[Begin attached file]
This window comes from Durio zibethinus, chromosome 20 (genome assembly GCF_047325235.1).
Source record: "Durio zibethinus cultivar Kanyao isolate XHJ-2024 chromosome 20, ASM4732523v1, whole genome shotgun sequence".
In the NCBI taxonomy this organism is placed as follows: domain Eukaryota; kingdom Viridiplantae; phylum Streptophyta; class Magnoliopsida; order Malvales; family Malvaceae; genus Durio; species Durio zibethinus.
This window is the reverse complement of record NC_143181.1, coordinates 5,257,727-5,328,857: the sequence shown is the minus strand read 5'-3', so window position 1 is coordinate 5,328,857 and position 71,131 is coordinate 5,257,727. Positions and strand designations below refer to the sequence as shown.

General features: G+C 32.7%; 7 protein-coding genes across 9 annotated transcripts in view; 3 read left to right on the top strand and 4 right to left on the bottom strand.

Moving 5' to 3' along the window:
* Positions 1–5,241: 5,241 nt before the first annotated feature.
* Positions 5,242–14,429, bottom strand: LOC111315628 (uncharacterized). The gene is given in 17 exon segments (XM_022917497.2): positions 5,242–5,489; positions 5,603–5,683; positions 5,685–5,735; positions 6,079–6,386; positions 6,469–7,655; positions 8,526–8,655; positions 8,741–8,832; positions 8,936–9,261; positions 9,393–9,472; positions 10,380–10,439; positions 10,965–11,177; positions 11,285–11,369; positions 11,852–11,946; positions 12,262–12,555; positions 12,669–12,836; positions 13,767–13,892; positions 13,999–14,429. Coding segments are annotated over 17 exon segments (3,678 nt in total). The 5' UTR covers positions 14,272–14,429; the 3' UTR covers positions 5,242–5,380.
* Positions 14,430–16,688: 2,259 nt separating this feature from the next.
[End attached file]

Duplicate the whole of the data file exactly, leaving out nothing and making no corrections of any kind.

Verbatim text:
This window comes from Durio zibethinus, chromosome 20 (genome assembly GCF_047325235.1).
Source record: "Durio zibethinus cultivar Kanyao isolate XHJ-2024 chromosome 20, ASM4732523v1, whole genome shotgun sequence".
In the NCBI taxonomy this organism is placed as follows: domain Eukaryota; kingdom Viridiplantae; phylum Streptophyta; class Magnoliopsida; order Malvales; family Malvaceae; genus Durio; species Durio zibethinus.
This window is the reverse complement of record NC_143181.1, coordinates 5,257,727-5,328,857: the sequence shown is the minus strand read 5'-3', so window position 1 is coordinate 5,328,857 and position 71,131 is coordinate 5,257,727. Positions and strand designations below refer to the sequence as shown.

General features: G+C 32.7%; 7 protein-coding genes across 9 annotated transcripts in view; 3 read left to right on the top strand and 4 right to left on the bottom strand.

Moving 5' to 3' along the window:
* Positions 1–5,241: 5,241 nt before the first annotated feature.
* Positions 5,242–14,429, bottom strand: LOC111315628 (uncharacterized). The gene is given in 17 exon segments (XM_022917497.2): positions 5,242–5,489; positions 5,603–5,683; positions 5,685–5,735; positions 6,079–6,386; positions 6,469–7,655; positions 8,526–8,655; positions 8,741–8,832; positions 8,936–9,261; positions 9,393–9,472; positions 10,380–10,439; positions 10,965–11,177; positions 11,285–11,369; positions 11,852–11,946; positions 12,262–12,555; positions 12,669–12,836; positions 13,767–13,892; positions 13,999–14,429. Coding segments are annotated over 17 exon segments (3,678 nt in total). The 5' UTR covers positions 14,272–14,429; the 3' UTR covers positions 5,242–5,380.
* Positions 14,430–16,688: 2,259 nt separating this feature from the next.